As in previous research [43, 68, 69], our participants posited that promiscuity stereotypes influenced their perceptions of HIV risk [70], resulting in concerns about being judged as promiscuous when seeking testing or if testing positive. GBQMSM with multiple partners are judged negatively, with the promiscuity stereotype underlying prejudice towards gay men [71,72,73,74,75]. Furthermore, GBQMSM themselves may endorse the stereotype that, as a group, they are promiscuous [76], which some study participants characterized as a form of self-stigma/internalized homophobia. Participants also noted that GBQMSM often judge one another’s sexual behavior, although some men had reclaimed labels such as “slut” or “ho.” Unfortunately, such judgement, sometimes called “slut shaming,” can impede GBQMSMs’ conversations about HIV risk [77] and reduce opportunities for social support surrounding HIV prevention and testing. Beyond the HIV context, this stereotype is also psychologically harmful to at least some GBQMSM: endorsement of self-stereotypes among GBQMSM, including those that GBQMSM are promiscuous, has been associated with symptoms of depression, anxiety, and stress [78]. With such negative impacts, there is a clear need for HIV testing interventions that challenge this stereotype. Given that promiscuity stereotypes have also plagued efforts to promote PrEP uptake [47, 48, 79], novel, pro-sex campaigns (e.g., [49]) could simultaneously address HIV testing and PrEP uptake. Such campaigns could leverage the diversity of values among GBQMSM, and as reflected in this study, by supporting men to hold community dialogues concerning promiscuity stereotypes, personal risk assessments, and self-stigma/internalized homophobia.

A novel finding was the extent to which participants stressed that fears of sexual rejection were a stigma-related concern undermining HIV testing. Although previous research has identified that GBQMSM living with HIV often worry about, and experience, sexual rejection [80,81,82], and HIV-negative men report avoiding sexual encounters with PLWH [83], we are unaware of previous work that links specific fears of sexual rejection to HIV test avoidance among HIV-negative GBQMSM. Moreover, although previous research has shown associations between anticipated stigma (expected rejection and discrimination) and HIV testing delays [5, 6], this work has not highlighted particular concerns about rejection in a sexual context. However, the negative impacts of sexual rejection in the lives of GBQMSM can perhaps be inferred from work showing that sexual rejection can negatively affect the self-esteem and confidence of GBQMSM living with HIV [81]—especially given that it has even been positively associated with suicide ideation and attempts in this group [84]. Taken together, our findings and other work on sexual rejection highlights a need to reduce the sexual stigmatization of PLWH, including as one step towards encouraging testing behavior among GBQMSM. Communication messages that warranted include those that clarify the ability to avoid HIV transmission through effective use of biomedical prevention options, including TasP (e.g., “Undetectable=Untransmittable” or “U=U” messages) and PrEP, and that affirm the sexual desirability of PLWH. Furthermore, given that younger men more commonly expressed this concern, it may be valuable to create such messages specifically targeted to young GBQMSM.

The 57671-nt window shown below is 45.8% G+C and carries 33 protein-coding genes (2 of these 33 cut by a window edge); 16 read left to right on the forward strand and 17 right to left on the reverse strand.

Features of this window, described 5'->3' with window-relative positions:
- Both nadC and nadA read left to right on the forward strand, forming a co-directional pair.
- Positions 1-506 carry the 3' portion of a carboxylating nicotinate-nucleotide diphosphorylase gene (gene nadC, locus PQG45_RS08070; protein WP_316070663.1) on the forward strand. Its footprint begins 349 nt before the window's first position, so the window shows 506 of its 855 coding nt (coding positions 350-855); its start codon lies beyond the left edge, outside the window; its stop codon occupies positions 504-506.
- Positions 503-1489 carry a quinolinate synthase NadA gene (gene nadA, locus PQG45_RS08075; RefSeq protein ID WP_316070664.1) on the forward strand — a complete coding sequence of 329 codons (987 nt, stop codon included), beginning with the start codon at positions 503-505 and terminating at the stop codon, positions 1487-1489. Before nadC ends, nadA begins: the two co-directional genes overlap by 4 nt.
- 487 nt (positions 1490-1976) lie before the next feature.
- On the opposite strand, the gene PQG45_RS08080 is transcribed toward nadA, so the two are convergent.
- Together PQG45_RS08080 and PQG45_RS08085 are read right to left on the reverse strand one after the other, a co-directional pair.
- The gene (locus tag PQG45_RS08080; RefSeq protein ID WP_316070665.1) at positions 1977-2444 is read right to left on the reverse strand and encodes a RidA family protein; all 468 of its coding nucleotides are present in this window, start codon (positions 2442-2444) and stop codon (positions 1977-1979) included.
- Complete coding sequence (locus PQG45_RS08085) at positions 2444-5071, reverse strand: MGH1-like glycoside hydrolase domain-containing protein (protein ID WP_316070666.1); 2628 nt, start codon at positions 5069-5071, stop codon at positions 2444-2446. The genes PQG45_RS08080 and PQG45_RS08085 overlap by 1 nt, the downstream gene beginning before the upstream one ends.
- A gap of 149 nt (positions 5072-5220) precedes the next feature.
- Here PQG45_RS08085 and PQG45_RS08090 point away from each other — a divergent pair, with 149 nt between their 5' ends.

Furthermore, although GBQMSM living with HIV may prefer meeting partners online due to the ability to avoid rejection after investing in someone personally (e.g., [85]), participants clearly identified social networking and dating sites as a major site of enacted HIV/AIDS stigma. Several aspects of such sites may heighten stigmatization between GBQMSM, including the potentially greater frequency with which HIV disclosure may occur online as opposed to face-to-face interactions. Furthermore, stigma begins with labeling of differences [3]; yet, social networking and dating sites typically provide predetermined categories for building identities and connections [86], restricting GBQMSM to “menu-driven identities” [87]. Indeed, hookup apps for GBQMSM now provide menu-driven options to disclose use of biomedical HIV prevention, including PrEP and TasP [88, 89]. In addition to labeling, stereotyping may be more salient in online environments where people do not know one another and a lack of information about individual characteristics results in “de-individuation” [90]. This may amplify the effects of cues regarding category membership (e.g., HIV status), focusing attention on stereotypical characteristics [91,92,93]. Participants also described practices of distancing towards PLWH on such sites, such as ignoring them or posting a desire only for HIV-negative men. Given the foregoing, a potential approach to reducing HIV/AIDS-related stigma and its impacts on testing is to design social networking and dating platforms with a goal of disrupting HIV stigmatization. As we are pursuing in current work, stigma reduction may be possible through novel platform design choices that reduce perceptions of difference between HIV-positive and –negative GBQMSM [94]. Interventions may also profit from leveraging the activism of some GBQMSM against stigma [95], such as that documented in this study. By intervening in the environment in which stigmatization occurs, such interventions may address new socio-contextual factors on a pathway to promoting HIV testing uptake [96].